As this winter progressed and it just kept snowing, an accumulation of time on the Hoks left me wanting a more aggressive setup for greater control on downhills, especially in tight areas. My alpine ski background was creating a longing for carving turns down steeper and harder descents, but the combination of regular hiking boots with universal bindings was too flexible to easily allow for such control. So after some research, I decided to buy some telemark boots and bindings.
I lucked out and found some used boots in my size for $50 on a telemark gear buy/sell group on Facebook, but splurged on a new set of Voile 3-pin Hardwire bindings. I chose the Hardwire over the traditional cable bindings because it seemed like they would offer a bit more stiffness. Maybe I didn’t need that aggressive of a binding setup yet, but I might in the future as my skills progress, and if I was diving into this, might as well go all the way.
My new setup arrived in time for one snowy “last hurrah” weekend and then a big late February thaw, so I only have about 11 hours/24 miles on them so far. The boots took some time to break in and I definitely don’t recommend making your first ski with new boots a 6-hour excursion, but we knew it was potentially the last few days of good snow before a big thaw, so I bit the bullet and dealt with painful feet for a couple days. The boots did get increasingly more comfortable with each trip, so I am hopeful that they’ll work out and my feet will be happy in them next winter.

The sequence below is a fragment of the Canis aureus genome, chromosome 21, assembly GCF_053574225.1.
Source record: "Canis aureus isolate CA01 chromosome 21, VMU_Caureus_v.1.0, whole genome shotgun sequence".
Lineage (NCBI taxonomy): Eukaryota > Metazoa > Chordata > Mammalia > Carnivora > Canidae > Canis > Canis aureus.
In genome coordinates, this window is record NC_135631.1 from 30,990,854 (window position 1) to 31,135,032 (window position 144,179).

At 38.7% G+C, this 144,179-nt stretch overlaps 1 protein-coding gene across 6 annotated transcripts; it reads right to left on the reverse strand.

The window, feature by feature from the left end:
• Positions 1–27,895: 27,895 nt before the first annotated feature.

A little bit of temporary discomfort aside, the new gear did wonders to improve my ski control. The stiffer boots made walking on flat ground slightly more cumbersome-feeling, but the dividends paid on the descents made up for it tenfold. I could actually make the skis do what I wanted them to, while flying (okay, “flying” is an exaggeration) past trees and over snow-covered rocks and logs.
Backcountry is what you make it.
Altai defines backcountry as “wherever you choose to go, whether it’s out the back door for a quick tour in the woods, or to your nearby park, hills or mountains.” I am going to borrow that definition because I couldn’t agree more. Before this year, I wouldn’t have thought that Pennsylvania has such great backcountry skiing opportunities but that was just because I never tried.